Neuronal oscillations are thought to underlie interactions between distinct brain regions required for normal memory functioning. This study aimed at elucidating the neuronal basis of memory abnormalities in neurodegenerative disorders. Magnetoencephalography (MEG) was used to measure oscillatory brain signals in patients with Alzheimer s disease (AD), a neurodegenerative disease causing progressive cognitive decline, and mild cognitive impairment (MCI), a disorder characterized by mild but clinically significant complaints of memory loss without apparent impairment in other cognitive domains. Furthermore, to help interpret our AD/MCI results and to develop more powerful oscillatory MEG paradigms for clinical memory studies, oscillatory neuronal activity underlying declarative memory, the function which is afflicted first in both AD and MCI, was investigated in a group of healthy subjects. An increased temporal-lobe contribution coinciding with parieto-occipital deficits in oscillatory activity was observed in AD patients: sources in the 6 12.5 Hz range were significantly stronger in the parieto-occipital and significantly weaker in the right temporal region in AD patients, as compared to MCI patients and healthy elderly subjects. Further, the auditory steady-state response, thought to represent both evoked and induced activity, was enhanced in AD patients, as compared to controls, possibly reflecting decreased inhibition in auditory processing and deficits in adaptation to repetitive stimulation with low relevance. Finally, the methodological study revealed that successful declarative encoding and retrieval is associated with increases in occipital gamma and right hemisphere theta power in healthy unmedicated subjects. This result suggests that investigation of neuronal oscillations during cognitive performance could potentially be used to investigate declarative memory deficits in AD patients. Taken together, the present results provide an insight on the role of brain oscillatory activity in memory function and memory disorders.
  • Waris, Ville (Helsingin yliopisto, 2014)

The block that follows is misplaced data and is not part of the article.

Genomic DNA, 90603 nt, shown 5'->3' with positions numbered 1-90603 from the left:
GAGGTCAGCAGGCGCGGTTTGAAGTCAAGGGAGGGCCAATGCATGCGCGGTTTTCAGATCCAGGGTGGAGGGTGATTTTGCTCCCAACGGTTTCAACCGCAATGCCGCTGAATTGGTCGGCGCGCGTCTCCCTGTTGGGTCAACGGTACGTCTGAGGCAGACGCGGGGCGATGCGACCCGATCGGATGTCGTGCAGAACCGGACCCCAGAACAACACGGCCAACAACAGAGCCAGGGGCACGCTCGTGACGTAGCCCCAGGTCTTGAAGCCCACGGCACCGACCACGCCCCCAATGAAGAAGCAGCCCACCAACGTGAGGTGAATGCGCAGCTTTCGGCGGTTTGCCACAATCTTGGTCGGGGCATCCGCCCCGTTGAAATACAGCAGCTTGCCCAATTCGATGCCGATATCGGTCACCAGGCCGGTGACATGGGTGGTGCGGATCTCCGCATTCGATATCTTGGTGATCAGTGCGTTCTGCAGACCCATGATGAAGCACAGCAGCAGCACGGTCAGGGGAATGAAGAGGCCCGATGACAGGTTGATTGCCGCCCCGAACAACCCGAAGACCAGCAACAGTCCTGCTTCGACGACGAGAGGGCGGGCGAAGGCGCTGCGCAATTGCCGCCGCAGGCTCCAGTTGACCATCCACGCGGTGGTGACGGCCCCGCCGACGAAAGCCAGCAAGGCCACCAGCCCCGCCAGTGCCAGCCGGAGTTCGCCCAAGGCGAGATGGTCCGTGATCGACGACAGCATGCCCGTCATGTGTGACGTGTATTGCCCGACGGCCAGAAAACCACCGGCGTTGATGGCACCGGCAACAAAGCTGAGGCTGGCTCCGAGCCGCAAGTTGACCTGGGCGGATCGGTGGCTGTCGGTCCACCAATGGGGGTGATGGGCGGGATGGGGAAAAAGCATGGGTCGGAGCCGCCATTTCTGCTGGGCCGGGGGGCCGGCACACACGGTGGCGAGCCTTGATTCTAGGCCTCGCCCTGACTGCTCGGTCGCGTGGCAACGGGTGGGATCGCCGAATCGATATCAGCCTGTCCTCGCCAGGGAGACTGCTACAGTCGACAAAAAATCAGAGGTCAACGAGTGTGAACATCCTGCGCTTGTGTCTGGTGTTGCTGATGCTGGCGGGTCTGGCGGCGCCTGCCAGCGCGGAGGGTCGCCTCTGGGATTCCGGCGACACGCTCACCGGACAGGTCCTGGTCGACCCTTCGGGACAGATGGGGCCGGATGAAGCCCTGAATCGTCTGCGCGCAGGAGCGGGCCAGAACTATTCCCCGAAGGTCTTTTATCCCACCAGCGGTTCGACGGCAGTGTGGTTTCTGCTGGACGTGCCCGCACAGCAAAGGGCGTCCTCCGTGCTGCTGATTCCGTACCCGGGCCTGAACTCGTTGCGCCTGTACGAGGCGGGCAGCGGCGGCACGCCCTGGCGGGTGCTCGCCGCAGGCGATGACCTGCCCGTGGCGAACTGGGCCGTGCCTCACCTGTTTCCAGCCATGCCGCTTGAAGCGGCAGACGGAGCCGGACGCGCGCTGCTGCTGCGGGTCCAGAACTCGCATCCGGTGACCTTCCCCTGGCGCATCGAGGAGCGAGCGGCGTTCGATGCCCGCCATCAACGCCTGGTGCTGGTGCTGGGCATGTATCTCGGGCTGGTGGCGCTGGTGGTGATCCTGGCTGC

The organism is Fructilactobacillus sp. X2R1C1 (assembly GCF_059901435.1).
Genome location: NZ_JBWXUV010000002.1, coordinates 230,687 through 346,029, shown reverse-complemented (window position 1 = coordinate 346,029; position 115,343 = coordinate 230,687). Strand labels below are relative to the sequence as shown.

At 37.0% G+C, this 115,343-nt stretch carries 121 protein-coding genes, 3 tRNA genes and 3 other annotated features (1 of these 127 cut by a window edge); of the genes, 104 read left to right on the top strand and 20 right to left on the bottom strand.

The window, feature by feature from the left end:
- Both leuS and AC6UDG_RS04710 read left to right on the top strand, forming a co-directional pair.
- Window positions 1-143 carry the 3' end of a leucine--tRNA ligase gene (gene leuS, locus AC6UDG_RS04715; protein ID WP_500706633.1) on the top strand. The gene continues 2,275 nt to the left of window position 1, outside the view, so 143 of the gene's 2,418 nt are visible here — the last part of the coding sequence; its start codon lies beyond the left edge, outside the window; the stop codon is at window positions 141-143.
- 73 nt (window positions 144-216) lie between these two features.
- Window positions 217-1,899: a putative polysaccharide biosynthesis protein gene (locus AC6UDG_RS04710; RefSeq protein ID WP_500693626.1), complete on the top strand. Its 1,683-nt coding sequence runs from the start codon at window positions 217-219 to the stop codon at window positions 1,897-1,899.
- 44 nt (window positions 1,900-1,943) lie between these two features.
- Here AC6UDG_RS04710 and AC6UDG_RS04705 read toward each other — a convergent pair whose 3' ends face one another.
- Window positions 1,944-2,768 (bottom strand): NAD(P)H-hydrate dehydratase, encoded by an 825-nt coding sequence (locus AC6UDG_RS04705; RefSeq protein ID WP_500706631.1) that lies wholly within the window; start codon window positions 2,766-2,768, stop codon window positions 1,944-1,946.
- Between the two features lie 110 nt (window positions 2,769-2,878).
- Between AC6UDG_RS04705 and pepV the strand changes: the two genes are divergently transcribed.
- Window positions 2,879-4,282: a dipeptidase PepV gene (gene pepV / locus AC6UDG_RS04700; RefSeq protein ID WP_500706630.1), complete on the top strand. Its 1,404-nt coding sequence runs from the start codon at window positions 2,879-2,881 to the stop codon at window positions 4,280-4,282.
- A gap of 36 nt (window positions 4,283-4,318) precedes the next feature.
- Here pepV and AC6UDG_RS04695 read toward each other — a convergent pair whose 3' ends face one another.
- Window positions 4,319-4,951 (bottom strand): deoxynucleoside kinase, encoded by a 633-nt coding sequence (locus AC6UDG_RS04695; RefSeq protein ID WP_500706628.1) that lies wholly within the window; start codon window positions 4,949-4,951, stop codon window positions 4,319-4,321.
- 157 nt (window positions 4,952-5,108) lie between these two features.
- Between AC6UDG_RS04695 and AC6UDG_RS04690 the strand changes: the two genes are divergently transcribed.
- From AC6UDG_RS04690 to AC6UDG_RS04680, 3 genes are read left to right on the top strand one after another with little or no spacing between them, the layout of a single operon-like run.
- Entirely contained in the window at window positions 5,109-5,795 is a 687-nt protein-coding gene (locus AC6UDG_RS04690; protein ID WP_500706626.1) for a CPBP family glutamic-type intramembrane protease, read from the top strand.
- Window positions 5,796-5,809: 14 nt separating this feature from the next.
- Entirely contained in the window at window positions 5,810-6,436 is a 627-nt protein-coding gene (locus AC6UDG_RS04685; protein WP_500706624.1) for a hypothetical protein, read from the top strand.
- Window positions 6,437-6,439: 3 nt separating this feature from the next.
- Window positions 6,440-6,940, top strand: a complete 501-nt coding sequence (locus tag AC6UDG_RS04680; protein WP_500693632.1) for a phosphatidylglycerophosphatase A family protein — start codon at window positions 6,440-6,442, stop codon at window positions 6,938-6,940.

Total hip replacement (THR) is an efficacious, reliable, and cost effective procedure for reconstruction of hip joints. Aseptic loosening is one of the most significant long-term complications of THR. The aetiology is multifactorial. Both biological and mechanical factors seem to play important roles in aseptic loosening. The formation of a synovial-like membrane between prosthesis or cement and bone is a common pathologic finding in aseptic loosening. The hypothesis in this study was that cytokines, which stimulate bone formation, are decreased in interface tissue (IT) in patients with loose THR compared to control synovial membranes. In this study, the histopathological features of IT were found to be very similar to synovial tissue from OA. However, particulate debris and macrophages/ foreign body giant cells were found in most ITs. Immunohistochemical staining showed up-regulated expression of bFGF, PDGF, TGF-ß1 and TGF-ß2 in interface and pseudocapsular tissues but down-regulated expression of IGF-I in the same areas. IGF-II was down-regulated in pseudocapsular tissues. Expression of BMP-2, -4, -6 and 7 as well as VEGF and its receptors 1 and 2 was similar in ITs when compared to control samples in general, but expression of BMP-4 and VEGF receptor 1 was up-regulated in IT macrophage-like cells and VEGF receptor 1 and 2 also in IT fibroblast-like cells. The cells of origin of these cytokines were macrophages, fibroblasts, and endothelial cells. This study clarified the cytokine spectrum found in interface and pseudocapsular tissue around loose THR. The results do not support the hypothesis that bone formation enhancing cytokines would be consistently decreased in these tissues. All of the studied cytokines can induce scar tissue development and many of them also blood vessel formation, tissue inflammation and some even enhance osteoclastic bone resorption. They most probably have mixed positive and negative effects on implant-bone fixation in the course of aseptic loosening of THR, depending on multiple factors like local concentration of different cytokines, cell-cell contact modulation, periprosthetic tissue (PT) hypoxia and pH, implant micromotion, and systemic factors such as hormones. Despite improving implant technology, it is unlikely that particulate debris and loosening can be completely eliminated. Therefore, additional studies are necessary to elucidate the complex cytokine network in the context of aseptic loosening. Through further understanding of these aseptic loosening processes, it may be possible in the future to modulate or prevent cytokine expression or their effects immunologically or pharmacologically.